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is there any advantage in using int main() over void main()?.
and when you return a value in int main(), where does the returned value go?

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    The definition `void main() { /* ... */ }` is not and never has been C++, nor has it even been C. See the ISO C++ standard 3.6.1[2] or the ISO C standard 5.1.2.2.1. A conforming implementation accepts `int main() { /* ... */ }` and `int main(int argc, char* … Read More

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The definition void main() { /* ... */ } is not and never has been C++, nor has it even been C. See the ISO C++ standard 3.6.1[2] or the ISO C standard 5.1.2.2.1. A conforming implementation accepts int main() { /* ... */ } and int main(int argc, char* argv[]) { /* ... */ } A conforming implementation may provide more versions of main(), but they must all have return type int.

The int returned by main() is a way for a program to return a value to "the system" that invokes it. On systems that doesn't provide such a facility the return value is ignored, but that doesn't make "void main()" legal C++ or legal C. Even if your compiler accepts "void main()" avoid it, or risk being considered ignorant by C and C++ programmers.

Edited by happygeek: fixed formatting

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Is the advice different for devices that do not necessarily have an operating system.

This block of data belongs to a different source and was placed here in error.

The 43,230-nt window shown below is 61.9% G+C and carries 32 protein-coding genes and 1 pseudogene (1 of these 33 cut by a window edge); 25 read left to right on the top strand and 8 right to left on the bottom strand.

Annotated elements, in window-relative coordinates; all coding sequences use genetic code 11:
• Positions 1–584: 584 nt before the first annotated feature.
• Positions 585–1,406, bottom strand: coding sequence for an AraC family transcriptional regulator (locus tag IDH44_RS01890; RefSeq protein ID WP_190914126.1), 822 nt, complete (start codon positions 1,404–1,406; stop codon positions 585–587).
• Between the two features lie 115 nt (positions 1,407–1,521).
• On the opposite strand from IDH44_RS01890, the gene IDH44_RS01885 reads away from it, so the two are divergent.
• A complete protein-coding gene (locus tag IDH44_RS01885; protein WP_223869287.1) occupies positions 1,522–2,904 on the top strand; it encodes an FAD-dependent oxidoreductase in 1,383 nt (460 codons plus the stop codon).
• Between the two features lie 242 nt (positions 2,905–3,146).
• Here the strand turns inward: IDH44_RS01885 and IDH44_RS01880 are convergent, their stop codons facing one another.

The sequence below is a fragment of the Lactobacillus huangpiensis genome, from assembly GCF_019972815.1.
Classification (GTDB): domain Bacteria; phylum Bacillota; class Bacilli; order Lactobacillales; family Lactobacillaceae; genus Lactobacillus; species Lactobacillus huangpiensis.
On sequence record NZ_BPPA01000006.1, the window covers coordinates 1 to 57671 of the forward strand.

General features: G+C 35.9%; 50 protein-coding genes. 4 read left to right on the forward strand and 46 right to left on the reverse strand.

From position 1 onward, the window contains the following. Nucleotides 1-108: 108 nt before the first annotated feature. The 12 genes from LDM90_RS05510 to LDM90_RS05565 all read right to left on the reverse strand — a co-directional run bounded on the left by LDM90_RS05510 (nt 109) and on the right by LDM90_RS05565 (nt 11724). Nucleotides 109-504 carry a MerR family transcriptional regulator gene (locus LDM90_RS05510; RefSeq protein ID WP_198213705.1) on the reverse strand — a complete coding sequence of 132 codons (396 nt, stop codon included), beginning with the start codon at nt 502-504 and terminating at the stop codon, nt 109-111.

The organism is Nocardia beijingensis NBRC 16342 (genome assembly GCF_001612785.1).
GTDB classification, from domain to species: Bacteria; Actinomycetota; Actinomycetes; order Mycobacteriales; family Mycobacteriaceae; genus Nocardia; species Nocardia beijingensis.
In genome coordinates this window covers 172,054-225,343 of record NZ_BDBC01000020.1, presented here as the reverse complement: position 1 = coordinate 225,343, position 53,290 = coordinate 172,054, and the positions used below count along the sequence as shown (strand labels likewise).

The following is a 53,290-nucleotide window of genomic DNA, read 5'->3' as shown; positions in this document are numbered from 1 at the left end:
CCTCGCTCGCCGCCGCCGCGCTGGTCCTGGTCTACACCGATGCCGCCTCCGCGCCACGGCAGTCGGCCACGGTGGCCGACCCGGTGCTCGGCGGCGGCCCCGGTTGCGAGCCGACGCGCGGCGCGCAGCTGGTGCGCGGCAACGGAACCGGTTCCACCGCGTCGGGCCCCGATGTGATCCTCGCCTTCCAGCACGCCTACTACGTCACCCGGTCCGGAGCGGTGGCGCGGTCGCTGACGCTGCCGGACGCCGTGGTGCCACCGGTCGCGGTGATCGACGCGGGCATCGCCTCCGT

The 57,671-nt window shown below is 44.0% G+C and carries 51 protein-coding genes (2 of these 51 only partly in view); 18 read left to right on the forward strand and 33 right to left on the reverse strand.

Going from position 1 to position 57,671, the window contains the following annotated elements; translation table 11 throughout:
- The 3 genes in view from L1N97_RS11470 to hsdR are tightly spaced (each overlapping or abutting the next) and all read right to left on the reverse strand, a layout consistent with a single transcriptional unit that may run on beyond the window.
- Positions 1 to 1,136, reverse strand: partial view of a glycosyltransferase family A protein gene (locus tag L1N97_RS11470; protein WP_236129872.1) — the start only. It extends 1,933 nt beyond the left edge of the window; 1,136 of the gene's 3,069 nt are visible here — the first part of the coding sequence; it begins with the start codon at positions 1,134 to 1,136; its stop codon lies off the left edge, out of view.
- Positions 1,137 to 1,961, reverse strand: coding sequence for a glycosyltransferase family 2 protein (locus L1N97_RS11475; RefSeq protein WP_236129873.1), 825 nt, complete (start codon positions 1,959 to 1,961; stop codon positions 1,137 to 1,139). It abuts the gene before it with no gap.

Like embedded devices though?

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Is the advice different for devices that do not necessarily have an operating system.

Like embedded devices though?

Yes it would be different -- programs written for embedded devices without operating systems don't call exit() or return from main() because there is no place to return to. Embedded programming has a different set of standards then other ISO standards.

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>Is the advice different for devices that do not necessarily have an operating system.
Freestanding implementations are excepted from a lot of the rules of hosted implementations. But since a programmer on a freestanding implementation is highly unlikely to be asking this question, and int main is always correct, the advice stands.

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